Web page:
Don’t let your children drink water it might make them think drinking other clear liquids is okay do you want your child drinking bleach

don’t let your children walk, it might make them think its okay to walk away from home

Correct me if I’m wrong, but I’m pretty sure not even people who use heroin believe it is beneficial.

Don’t let your child breathe air. Studies have shown thatin the event of a fire, children who breathe in air are much more likely to breathe in smoke than children who’ve never breathed air.

Don’t have a child. 100% of children grow up and die. You’re literally condemning your own children to die.

Don’t let your children read. They might grow up believing everything they read on the Internet.

(via runonsentencesaboutemotions)

July 24, 2014
everything-is-stickers:

How old is this photo.
Because it’s set up like Grandpappy sitting on the rocker telling the youngin’s about his youth.
But at this point in history it looks like one old guy took the only chair and made the rest of his elderly friends sit on the pavement because he’s the senior senior.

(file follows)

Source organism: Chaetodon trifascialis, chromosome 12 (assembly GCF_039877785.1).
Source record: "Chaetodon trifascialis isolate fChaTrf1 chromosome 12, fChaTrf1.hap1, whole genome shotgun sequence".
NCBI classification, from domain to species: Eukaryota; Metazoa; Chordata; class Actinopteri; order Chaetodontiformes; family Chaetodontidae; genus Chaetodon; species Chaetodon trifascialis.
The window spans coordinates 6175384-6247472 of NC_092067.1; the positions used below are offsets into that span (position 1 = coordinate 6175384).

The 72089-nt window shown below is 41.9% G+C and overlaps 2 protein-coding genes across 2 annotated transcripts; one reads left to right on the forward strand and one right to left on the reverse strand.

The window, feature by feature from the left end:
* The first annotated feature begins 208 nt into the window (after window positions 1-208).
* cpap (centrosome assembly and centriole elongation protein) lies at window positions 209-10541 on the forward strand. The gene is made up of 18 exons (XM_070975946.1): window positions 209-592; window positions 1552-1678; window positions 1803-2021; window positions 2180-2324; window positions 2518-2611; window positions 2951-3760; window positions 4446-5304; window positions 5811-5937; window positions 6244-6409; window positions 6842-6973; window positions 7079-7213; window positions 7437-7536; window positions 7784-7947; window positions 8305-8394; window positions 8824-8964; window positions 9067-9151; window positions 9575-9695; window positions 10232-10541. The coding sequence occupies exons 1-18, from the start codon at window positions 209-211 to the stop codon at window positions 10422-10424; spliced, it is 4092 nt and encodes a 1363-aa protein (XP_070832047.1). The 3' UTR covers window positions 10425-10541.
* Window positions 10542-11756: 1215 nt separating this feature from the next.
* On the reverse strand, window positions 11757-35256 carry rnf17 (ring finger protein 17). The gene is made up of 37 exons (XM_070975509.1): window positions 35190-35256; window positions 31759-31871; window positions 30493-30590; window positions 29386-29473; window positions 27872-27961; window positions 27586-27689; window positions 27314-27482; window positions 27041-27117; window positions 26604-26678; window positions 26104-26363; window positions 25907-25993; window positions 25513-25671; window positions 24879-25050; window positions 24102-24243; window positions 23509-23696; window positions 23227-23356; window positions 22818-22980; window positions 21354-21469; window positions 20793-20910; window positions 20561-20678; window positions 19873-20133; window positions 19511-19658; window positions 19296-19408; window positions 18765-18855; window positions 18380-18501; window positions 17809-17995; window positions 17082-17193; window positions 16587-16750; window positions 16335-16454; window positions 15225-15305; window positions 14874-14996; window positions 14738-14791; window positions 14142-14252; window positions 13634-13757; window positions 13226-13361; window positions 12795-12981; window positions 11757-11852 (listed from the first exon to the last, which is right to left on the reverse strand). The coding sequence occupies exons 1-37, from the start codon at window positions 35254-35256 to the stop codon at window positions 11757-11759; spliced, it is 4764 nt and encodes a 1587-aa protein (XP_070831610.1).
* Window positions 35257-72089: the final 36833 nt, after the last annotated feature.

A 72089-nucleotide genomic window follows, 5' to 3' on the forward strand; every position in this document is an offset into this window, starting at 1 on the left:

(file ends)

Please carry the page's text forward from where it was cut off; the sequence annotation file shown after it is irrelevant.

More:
everything-is-stickers:

How old is this photo.

Because it’s set up like Grandpappy sitting on the rocker telling the youngin’s about his youth.

But at this point in history it looks like one old guy took the only chair and made the rest of his elderly friends sit on the pavement because he’s the senior senior.

(Source: gueasan, via doctor11potter)

July 24, 2014

mashable:

Chris Pratt proved he’s a god among men by expertly French braiding an intern’s hair during an interview with Entertainment Tonight.

Chris Pratt shits rainbows. I’m super pumped for GotG.

July 22, 2014
Lying Cat

pandamusk:

Saga themed motivational poster.

(via merlin)